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  6. What striking colours and combinations. I'm a vegetarian so won't look at the last bit.

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  7. Hello Tatyana,

    I enjoy it so much when you share pictures of your travels. I do love Alaska, but have only visited once....I definitely need to go back again.

    I too have faced both trials and tribulations when planting underneath trees. I think you list of plants that have succeeded underneath your trees will prove very helpful to other gardeners :-)

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  8. You have a garden worthy of royalty. You must have a few gardeners to keep it looking great.
    Thanks for sharing.

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  9. I love your patio with potted palms, a little oasis in the PNW! 125lbs of sockeye is impressive! I'm envious, both of the fish, and the Alaska trip!

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  10. Your garden is beautiful and that last picture made me hungry! Carla

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  11. Love to see such a beautiful "specimen" garden. I might steal that term in the future, as it perfectly describes my gardening style. I am so proud of myself if I can ever buy more than two of the same plant, same cultivar. It is so difficult for me. Your salmon dish is beautiful. What a wonderful thing to have provided it all yourself!

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  12. A delightfully beautiful garden and yummy post, Tatyana! Welcome home ... sockeye is in the markets here now too, not like yours but will have to do :)

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  13. That meal looks fantastic!

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  14. I am salivating over your garden and that salmon. Delectable!

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  15. I think you are just going to have to get past the clashing- Mr. Lincoln is my all-time favorite rose, and it was a gift to you!! Everything looks fabulous!

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  16. I'm in awe - your gardens are beautiful and that salmon - wow.

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  17. Hi Tatyana, Your garden is big yet cozy looking. I like it.

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  18. Well, it might not be a normal summer, but your garden is looking splendid. I had to snicker about the design plan that had been submitted to you--especially the Stella D'oro daylily. You would SWEAR there are only a dozen or so daylily types out there, instead of hundreds and thousands! Your garden is perfect the way you've created it.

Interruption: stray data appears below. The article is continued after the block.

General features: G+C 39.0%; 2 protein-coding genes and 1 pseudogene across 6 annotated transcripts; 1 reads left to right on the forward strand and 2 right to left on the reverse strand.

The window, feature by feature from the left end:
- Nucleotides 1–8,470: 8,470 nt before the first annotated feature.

And I have a craving for salmon, now. Never mind that I had freshly caught flounder (sole) for supper. I want salmon now! :-)

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  19. Your garden is looking wonderful despite your absence. That salmon looks delicious!

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  20. You have a very wide garden and is so very full of healthy plants. It is wonderful to have dinner in the garden with all those flowers all around. And i love that salmon too. Hmmm, now i have to eat too. Thanks Tatyana!

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  21. I just love those fishing shots. There's something very brooding about the grey sky behind the dark green of the trees.

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  22. Your gardens are beautiful - I also go through dwarf problems from plants living so near fir trees. We logged this place 3 times so ya know there are many roots everywhere and they do have an amazing effect on our flowers.
    The salmon dinner looks wonderful (for others). I'm not much of a salmon eater I guess cause we had lots of it growing up with parents who fished for our dinner a lot! But Bob's smoked salmon is to die for not dry gag ya but moist and wonderful. Even the old timers say they've never had anything better which makes him feel really good!

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  23. It looks like you had a great time but I bet it's nice to be home. You know what Dorthy said. There's no place like home.

    The yard is looking good but I bet your luggage smells like fish :)

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  24. Tatyana, thank you for the tour of your lovely garden! As for the Kenai, I do believe we stood at the same place last year when we were there. ;) Great catch! We have talked about returning to that beautiful place.

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  25. Those are wonderful photos Tatyana - I have 2 stella d'ors and I think now that 2 is too much as they really need divided and the foliage just seems to collapse - glad you took over the garden design yourself - it sure looks good.

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  26. What a beautiful garden you have! i liked the daisies which flower even under a tree.Have a happy weekend!And thanks for visiting my blog.

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  27. I enjoyed seeing your gardens again. My tomatoes are late, too. I am picking the grape tomatoes from the volunteer plants.

    I wouldn't have followed that landscape plan, either. I seem to be a collector of plants, and can't follow a plan, anyway. I tend to be hodge podge. I have been noticing some mass plantings in other places, and am deciding I like them, though.